I used to love reading Scientific American growing up and I wish this weren't
happening to it.
Why the Term 'JEDI' Is Problematic for Describing Programs That Promote
Justice, Equity, Diversity and Inclusion
They're meant to be heroes within the STAR WARS universe, but the Jedi are
inappropriate symbols for justice work.
The acronym 'JEDI' has become a popular term for branding academic committees
and labeling STEMM (science, technology, engineering, mathematics and
medicine) initiatives focused on social justice issues. Used in this context,
JEDI stands for 'justice, equity, diversity and inclusion'. In recent years,
this acronym has been employed by a growing number of prominent institutions
and organizations, including the National Academies of Sciences, Engineering,
and Medicine. At first glance, JEDI may simply appear to be an elegant way to
explicitly build 'justice' into the more common formula of 'DEI' (an
abbreviation for 'diversity, equity and inclusion'), productively shifting our
ethical focus in the process. JEDI has these important affordances but also
inherits another notable set of meanings: It shares a name with the
superheroic protagonists of the science fiction STAR WARS franchise, the Jedi.
Within the narrative world of STAR WARS, to be a member of the Jedi is
seemingly to be a paragon of goodness, a principled guardian of order and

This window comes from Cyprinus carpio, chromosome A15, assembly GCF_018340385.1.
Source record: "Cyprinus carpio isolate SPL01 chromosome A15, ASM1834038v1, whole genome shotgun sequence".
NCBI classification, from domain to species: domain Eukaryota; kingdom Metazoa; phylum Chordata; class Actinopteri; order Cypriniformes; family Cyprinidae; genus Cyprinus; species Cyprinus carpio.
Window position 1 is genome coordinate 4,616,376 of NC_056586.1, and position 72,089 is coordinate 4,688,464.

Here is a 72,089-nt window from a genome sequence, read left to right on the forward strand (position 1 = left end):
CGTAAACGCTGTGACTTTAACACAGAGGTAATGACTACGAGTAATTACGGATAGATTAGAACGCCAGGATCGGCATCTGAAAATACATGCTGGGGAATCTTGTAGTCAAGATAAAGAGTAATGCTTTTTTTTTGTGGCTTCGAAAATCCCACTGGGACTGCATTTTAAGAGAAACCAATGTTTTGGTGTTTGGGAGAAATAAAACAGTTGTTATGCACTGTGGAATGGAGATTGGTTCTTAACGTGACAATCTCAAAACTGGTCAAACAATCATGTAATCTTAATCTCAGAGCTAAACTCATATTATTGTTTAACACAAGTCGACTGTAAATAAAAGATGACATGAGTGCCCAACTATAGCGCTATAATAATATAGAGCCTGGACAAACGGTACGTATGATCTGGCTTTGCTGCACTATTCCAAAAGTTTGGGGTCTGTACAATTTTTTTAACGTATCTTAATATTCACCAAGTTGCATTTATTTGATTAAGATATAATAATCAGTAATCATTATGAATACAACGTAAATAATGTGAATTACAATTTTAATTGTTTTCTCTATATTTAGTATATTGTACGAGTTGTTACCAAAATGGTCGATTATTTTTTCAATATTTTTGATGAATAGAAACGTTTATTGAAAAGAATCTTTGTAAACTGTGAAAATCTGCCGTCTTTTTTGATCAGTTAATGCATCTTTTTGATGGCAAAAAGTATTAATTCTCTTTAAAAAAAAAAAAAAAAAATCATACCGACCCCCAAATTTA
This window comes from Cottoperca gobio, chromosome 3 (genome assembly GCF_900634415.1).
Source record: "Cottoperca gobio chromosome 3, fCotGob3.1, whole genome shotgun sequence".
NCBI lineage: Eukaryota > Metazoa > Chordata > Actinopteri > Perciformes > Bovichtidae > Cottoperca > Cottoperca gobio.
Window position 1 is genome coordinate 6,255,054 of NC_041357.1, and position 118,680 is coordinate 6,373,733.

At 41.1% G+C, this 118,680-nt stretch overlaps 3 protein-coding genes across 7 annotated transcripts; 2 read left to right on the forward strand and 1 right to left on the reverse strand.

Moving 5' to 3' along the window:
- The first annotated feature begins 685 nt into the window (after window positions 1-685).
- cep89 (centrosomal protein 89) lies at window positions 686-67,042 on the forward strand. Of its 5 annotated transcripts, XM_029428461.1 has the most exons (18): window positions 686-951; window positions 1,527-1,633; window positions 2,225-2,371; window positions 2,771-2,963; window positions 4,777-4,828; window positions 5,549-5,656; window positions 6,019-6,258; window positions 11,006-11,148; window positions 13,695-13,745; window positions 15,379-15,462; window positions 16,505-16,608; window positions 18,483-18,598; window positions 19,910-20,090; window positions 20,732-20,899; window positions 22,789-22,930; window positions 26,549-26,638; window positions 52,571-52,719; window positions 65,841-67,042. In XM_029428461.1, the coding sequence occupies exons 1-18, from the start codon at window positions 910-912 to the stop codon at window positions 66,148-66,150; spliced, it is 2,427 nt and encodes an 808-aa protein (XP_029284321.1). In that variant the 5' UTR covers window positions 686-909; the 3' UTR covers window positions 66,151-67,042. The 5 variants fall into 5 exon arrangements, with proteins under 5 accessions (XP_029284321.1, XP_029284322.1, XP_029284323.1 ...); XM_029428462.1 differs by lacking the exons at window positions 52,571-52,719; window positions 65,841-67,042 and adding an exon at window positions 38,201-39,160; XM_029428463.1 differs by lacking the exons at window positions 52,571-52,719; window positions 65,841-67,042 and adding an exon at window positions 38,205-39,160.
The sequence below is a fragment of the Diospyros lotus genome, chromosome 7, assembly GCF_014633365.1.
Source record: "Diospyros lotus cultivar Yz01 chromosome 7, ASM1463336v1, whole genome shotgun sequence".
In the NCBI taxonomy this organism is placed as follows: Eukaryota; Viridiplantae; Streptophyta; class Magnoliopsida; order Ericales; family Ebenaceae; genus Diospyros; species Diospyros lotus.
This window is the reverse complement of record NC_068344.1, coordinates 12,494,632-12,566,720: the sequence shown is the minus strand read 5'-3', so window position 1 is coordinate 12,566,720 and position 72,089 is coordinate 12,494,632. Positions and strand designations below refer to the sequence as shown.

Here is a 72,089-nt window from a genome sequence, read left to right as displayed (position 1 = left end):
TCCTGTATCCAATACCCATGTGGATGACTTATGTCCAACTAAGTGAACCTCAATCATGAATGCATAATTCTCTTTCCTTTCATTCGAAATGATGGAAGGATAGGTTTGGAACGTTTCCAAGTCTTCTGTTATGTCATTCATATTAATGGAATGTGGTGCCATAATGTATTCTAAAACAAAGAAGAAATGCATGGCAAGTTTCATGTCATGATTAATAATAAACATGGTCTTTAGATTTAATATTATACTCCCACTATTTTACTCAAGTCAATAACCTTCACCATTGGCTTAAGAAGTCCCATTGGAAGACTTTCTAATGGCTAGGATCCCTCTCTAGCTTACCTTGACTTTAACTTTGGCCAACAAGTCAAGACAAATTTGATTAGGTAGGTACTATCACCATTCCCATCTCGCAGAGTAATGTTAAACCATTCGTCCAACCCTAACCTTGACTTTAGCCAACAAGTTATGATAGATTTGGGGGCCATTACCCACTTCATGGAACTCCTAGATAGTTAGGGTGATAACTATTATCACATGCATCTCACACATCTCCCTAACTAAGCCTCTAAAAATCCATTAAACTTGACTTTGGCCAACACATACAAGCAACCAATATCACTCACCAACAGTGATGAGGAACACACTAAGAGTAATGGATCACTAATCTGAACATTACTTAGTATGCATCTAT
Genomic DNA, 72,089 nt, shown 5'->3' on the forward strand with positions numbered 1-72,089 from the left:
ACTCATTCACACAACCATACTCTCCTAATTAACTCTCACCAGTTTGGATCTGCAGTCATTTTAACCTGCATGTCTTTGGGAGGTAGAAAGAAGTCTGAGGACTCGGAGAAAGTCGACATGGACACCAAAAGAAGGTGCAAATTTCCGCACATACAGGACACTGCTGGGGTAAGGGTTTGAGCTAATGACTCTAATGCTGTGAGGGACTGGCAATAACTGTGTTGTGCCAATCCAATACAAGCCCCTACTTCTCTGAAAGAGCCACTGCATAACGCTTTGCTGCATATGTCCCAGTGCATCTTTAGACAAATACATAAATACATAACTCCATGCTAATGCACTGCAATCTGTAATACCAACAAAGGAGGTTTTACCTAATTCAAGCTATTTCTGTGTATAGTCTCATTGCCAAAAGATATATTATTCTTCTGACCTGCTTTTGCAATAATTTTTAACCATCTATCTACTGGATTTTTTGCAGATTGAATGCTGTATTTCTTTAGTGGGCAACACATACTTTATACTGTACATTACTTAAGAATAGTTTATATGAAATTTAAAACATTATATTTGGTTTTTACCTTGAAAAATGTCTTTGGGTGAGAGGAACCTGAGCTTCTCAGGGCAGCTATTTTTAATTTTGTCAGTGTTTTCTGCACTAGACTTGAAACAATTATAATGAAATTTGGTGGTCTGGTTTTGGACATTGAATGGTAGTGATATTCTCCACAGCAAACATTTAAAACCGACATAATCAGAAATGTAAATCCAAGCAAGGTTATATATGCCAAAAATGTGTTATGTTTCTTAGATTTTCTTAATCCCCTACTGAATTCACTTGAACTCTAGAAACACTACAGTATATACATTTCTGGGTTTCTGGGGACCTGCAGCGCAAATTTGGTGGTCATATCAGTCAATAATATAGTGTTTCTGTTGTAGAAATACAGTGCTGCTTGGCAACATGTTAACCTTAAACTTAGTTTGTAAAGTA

protector of the innocent. This set of pop cultural associations is one that
some JEDI initiatives and advocates explicitly allude to.
Whether intentionally or not, the labels we choose for our justice-oriented
initiatives open them up to a broader universe of associations, branding them
with meaning-- and, in the case of JEDI, binding them to consumer brands.
Through its connections to STAR WARS, the name JEDI can inadvertently
associate our justice work with stories and stereotypes that are a galaxy far,
far away from the values of justice, equity, diversity, and inclusion. The
question we must ask is whether the conversations started by these connections
are the ones that we want to have.
The Jedi are inappropriate mascots for social justice. Although they're
ostensibly heroes within the STAR WARS universe, the Jedi are inappropriate
symbols for justice work. They are a religious order of intergalactic
police-monks, prone to (white) saviorism and toxically masculine approaches to
conflict resolution (violent duels with phallic lightsabers, gaslighting by
means of 'Jedi mind tricks', etc.). The Jedi are also an exclusionary cult,
membership to which is partly predicated on the possession of heightened
psychic and physical abilities (or 'Force-sensitivity'). Strikingly,
Force-wielding talents are narratively explained in STAR WARS not merely in
spiritual terms but also in ableist and eugenic ones: These supernatural
powers are naturalized as biological, hereditary attributes. So it is that
Force potential is framed as a dynastic property of noble bloodlines (for
example, the Skywalker dynasty), and Force disparities are rendered innate
physical properties, measurable via 'midi-chlorian counts' (not unlike a
'Force genetics' test) and augmentable via human(oid) engineering. The heroic
Jedi are thus emblems for a host of dangerously reactionary values and
assumptions. Sending the message that justice work is akin to cosplay is bad
enough; dressing up our initiatives in the symbolic garb of the Jedi is